U.S. talks with energy firms on contingency plans for Europe

U.S. talks with energy firms on contingency plans for Europe

Flames from a gas burner on a cooker are seen in this illustration photo taken in a private home in Nice.

The U.S. government has held talks with several international energy companies on contingency plans to supply natural gas to Europe if Russia and Ukraine disrupts Russian supplies, two U.S. officials and two industry sources told Reuters on Friday.

Russia is prepared for the possibility of a new military assault on the country it invaded in 2014, according to the United States. Russia doesn't plan to attack Ukraine.

The European Union depends on Russia for about a third of its gas supplies, and U.S. sanctions could disrupt that supply.

Any interruption to Russia's gas supply to Europe would cause a crisis in the energy sector, which is now exacerbated by a shortage of fuel. Record power prices have caused consumer energy bills as well as business costs to go up and cause protests in some countries.

State Department officials approached the companies to ask where additional supplies might come from if they were needed, two industry sources familiar with the discussions told Reuters, speaking on condition of anonymity due to the sensitivity of the matter.

The companies told the U.S. government officials that global gas supplies are tight and there is little gas available to replace large volumes from Russia, the industry sources said.

A senior advisor for energy security Amos Hochstein, a senior U.S. State Department official said, while speaking on condition of anonymity, the State Department's discussions with energy companies were led by senior advisor for energy security Amos Hochstein. The State Department did not ask the companies to increase output, the official said.

The source said that we discussed a number of contingencies and we talked about all that we're doing with our nation's state partners and allies.

We've done this with the European Commission, but we've done it with energy companies. It's true that we've spoken to them about our concerns, and spoken to them about a range of contingencies, but there wasn't any sort of ask when it comes to production. The U.S. officials also asked whether companies had the capacity to increase exports and postpone field maintenance if necessary, as well as asking companies what capacity they had to raise supplies.

It was not clear which companies U.S. officials contacted. Exxon, ConocoPhillips and Royal Dutch Shell didn't want to say anything when asked if they had been contacted. Chevron Corp, Total, Equinor and Qatar Energy did not respond to a request for comment.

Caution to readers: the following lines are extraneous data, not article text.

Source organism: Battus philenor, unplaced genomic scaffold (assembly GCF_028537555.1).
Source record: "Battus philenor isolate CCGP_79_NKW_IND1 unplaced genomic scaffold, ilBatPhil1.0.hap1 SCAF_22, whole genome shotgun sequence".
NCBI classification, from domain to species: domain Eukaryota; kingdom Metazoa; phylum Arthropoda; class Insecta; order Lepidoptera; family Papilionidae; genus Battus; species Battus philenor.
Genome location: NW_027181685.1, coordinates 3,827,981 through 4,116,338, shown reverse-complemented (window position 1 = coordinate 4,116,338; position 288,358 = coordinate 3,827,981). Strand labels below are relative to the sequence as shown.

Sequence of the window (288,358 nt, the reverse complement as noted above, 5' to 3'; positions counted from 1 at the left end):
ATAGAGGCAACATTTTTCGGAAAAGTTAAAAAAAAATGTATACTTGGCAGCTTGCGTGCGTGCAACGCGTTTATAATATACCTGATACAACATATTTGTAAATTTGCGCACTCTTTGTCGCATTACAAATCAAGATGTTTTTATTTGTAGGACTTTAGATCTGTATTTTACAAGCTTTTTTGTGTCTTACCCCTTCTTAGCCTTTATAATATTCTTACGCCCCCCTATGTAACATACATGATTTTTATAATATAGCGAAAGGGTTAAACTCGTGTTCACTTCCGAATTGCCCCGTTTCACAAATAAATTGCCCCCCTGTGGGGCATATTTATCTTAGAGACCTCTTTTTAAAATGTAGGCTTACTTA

According to a second industry source, his company was asked whether it had the ability to postpone maintenance at gas fields if necessary.

A spokesman for the U.S. National Security Council would not comment on U.S. discussions with energy companies, but said contingency planning was underway.

The spokesperson said that it's good governance and standard practice to look at ways to reduce the spillovers and assess ways to reduce those spillovers.

Any details in this regard that make their way to the public show the extensive detail and seriousness with which we are discussing and are prepared to impose significant measures with our allies and partners. Moscow has alarmed the West by massing troops near Ukraine in the past two months, following its seizure of Ukraine's Crimea peninsula in 2014 and its backing of separatists fighting Kyiv troops in eastern Ukraine.

Biden has previously told Russian President Vladimir Putin that a new Russian move on Ukraine would result in sanctions and increased U.S. presence in Europe.

Russia denies it plans to attack Ukraine and says it has the right to move troops on its own soil as it likes.

The second industry source said that the United States promised to have Europe's back if there is an energy shortage due to conflict or sanctions.

Amos is going to big LNG producing companies and countries like Qatar to see if they can help the United States, he said.

European buyers would need to look for cargoes of superchilled gas if supplies from Russia to Europe are reduced.

U.S. exports of liquefied natural gas LNG are set to soar this year to make it the world's top LNG supplier. Europe is competing for LNG supplies from suppliers such as the United States and Qatar with top consumers China and Japan, which also face an energy crunch.